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Turkey reported a deficit in its current account for a fifth month as a global rally in energy prices exacerbates the country’s foreign trade imbalance.
The gap widened to $5.55 billion in March, up from $3.33 billion a year earlier, the central bank said on its website on Monday. The median of 15 estimates in a Bloomberg survey was a $5.7 billion shortfall.
- The shortfall in trade of goods was $6.34 billion, up from $2.99 billion a year earlier, driven by a surge in energy import costs
- Services posted a $2.33 billion surplus, driven by a surge in net tourism income which stood at $1.45 billion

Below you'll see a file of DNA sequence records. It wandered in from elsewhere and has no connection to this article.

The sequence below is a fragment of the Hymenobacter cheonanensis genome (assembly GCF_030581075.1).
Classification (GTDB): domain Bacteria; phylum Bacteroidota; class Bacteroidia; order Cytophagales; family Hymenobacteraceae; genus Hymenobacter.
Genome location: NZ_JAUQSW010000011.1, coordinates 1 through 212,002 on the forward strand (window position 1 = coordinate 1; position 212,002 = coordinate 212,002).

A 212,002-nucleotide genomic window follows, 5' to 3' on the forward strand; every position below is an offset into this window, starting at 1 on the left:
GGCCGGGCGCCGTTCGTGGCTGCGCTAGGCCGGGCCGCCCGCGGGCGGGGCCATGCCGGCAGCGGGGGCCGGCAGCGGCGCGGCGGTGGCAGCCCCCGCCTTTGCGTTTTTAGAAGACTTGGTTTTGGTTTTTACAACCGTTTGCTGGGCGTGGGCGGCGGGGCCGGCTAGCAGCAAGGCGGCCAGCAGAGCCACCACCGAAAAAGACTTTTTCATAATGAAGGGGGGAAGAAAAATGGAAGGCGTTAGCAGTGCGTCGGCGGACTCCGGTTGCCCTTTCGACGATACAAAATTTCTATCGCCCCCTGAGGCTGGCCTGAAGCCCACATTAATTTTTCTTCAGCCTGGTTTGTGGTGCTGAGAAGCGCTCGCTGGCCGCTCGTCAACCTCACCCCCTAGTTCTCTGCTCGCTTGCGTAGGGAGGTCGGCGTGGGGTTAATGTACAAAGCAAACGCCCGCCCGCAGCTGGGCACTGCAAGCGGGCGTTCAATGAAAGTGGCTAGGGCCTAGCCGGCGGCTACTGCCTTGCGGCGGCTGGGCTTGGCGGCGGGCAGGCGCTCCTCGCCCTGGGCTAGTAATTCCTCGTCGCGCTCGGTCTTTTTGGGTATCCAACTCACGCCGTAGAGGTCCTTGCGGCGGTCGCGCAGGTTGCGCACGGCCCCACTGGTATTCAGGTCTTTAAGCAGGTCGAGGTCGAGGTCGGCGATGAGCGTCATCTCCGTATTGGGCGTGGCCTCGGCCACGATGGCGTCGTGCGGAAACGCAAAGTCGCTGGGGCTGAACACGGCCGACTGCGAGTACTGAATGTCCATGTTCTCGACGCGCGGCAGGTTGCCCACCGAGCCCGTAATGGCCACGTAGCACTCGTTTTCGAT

- Official reserves fell by $4.51 billion
- Net errors and omissions, or capital movements of unknown origin, showed monthly inflows of $1.58 billion
- Net portfolio outflows were $3.05 billion
- Turkey’s central bank chief Sahap Kavcioglu said in late April that “sustainable balance in Turkey’s current account” is key to achieving price stability goals.
- Kavcioglu will chair the next rate-setting meeting on May 26. The bank held its key policy at 14% at each meeting in 2022 despite consumer inflation jumping to 70% in April.
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